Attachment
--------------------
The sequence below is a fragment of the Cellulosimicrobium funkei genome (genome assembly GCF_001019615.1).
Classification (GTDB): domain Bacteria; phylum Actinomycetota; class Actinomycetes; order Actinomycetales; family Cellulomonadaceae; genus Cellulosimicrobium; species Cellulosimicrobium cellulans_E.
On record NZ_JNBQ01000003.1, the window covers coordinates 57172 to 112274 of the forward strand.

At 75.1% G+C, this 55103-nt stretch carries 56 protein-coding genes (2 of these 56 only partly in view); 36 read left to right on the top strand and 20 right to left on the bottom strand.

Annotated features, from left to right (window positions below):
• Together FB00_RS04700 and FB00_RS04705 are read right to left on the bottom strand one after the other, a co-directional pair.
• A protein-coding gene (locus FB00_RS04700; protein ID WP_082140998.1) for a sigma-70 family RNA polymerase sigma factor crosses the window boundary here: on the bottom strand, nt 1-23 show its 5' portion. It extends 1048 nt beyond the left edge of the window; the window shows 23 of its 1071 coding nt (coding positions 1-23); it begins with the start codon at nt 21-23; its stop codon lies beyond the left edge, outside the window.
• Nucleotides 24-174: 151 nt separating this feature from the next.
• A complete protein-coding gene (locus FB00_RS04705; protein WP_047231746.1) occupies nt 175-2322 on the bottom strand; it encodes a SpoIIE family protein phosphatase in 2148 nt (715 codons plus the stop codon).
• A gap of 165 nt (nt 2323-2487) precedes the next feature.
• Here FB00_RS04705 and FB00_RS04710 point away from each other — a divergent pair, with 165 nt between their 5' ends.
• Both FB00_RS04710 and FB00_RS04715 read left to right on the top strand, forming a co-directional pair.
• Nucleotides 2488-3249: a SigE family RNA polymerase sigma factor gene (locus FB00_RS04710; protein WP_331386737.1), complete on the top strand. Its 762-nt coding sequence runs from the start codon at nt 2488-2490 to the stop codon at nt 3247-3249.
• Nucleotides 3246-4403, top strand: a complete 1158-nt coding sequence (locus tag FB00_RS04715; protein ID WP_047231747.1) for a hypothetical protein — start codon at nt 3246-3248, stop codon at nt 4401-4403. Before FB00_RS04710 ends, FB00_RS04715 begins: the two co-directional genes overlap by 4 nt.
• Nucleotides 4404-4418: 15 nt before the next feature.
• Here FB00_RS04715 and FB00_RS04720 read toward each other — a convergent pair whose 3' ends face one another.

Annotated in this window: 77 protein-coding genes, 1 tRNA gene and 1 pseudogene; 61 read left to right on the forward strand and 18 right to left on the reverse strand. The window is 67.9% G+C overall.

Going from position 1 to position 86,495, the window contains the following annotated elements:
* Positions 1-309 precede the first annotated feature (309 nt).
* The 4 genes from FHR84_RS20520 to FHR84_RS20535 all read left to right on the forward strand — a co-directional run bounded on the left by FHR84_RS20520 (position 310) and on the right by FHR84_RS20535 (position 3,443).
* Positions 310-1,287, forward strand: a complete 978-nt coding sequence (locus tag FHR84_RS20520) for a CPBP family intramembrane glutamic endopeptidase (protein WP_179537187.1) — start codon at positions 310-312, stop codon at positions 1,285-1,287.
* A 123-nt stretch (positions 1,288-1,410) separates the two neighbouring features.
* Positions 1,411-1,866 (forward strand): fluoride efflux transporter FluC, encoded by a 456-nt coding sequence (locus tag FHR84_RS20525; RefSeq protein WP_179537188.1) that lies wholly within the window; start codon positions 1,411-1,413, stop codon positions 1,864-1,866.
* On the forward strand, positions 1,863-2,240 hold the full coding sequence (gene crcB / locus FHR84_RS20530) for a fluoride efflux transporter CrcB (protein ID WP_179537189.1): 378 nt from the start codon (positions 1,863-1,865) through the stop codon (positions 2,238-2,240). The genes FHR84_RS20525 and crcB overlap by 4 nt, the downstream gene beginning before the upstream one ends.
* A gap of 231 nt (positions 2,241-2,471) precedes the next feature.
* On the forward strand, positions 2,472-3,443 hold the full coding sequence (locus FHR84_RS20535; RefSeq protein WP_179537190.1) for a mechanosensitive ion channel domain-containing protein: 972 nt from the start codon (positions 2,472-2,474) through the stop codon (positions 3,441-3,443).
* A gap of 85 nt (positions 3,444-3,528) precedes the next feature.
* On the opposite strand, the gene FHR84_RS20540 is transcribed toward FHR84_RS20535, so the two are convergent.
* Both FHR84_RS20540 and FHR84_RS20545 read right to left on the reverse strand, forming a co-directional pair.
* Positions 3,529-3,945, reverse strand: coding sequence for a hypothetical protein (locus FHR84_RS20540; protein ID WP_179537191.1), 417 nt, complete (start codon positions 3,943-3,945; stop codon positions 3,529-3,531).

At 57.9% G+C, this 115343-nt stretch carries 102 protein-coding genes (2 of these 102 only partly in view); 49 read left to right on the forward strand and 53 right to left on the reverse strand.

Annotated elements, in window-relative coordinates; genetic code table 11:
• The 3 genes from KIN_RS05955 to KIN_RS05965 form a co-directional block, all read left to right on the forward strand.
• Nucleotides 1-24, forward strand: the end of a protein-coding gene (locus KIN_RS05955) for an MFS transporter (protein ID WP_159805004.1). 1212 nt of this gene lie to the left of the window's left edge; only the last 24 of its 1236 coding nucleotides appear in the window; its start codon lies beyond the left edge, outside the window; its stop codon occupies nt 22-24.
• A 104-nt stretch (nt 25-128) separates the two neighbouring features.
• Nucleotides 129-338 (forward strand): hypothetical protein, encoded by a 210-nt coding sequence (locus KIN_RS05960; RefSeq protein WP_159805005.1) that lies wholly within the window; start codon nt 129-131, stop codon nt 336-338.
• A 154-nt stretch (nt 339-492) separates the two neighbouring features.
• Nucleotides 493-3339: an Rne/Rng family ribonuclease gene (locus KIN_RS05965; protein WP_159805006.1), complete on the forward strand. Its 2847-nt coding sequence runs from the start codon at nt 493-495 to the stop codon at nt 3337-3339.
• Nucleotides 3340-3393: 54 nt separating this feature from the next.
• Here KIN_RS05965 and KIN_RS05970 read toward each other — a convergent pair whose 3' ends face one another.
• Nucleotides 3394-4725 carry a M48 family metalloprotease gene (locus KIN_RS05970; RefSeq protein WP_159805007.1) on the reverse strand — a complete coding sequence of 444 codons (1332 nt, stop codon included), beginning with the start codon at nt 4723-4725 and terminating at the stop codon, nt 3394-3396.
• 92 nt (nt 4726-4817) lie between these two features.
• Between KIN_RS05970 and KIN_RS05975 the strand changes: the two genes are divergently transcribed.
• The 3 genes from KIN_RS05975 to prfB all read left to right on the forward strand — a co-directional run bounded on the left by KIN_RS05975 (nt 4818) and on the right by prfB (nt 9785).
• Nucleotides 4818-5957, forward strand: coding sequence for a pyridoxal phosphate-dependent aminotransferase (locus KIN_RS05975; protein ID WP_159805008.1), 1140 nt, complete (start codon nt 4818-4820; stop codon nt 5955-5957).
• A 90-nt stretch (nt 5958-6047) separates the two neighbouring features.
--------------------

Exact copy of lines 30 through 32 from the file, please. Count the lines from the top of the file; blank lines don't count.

* Positions 3,529-3,945, reverse strand: coding sequence for a hypothetical protein (locus FHR84_RS20540; protein ID WP_179537191.1), 417 nt, complete (start codon positions 3,943-3,945; stop codon positions 3,529-3,531).

At 57.9% G+C, this 115343-nt stretch carries 102 protein-coding genes (2 of these 102 only partly in view); 49 read left to right on the forward strand and 53 right to left on the reverse strand.

Annotated elements, in window-relative coordinates; genetic code table 11: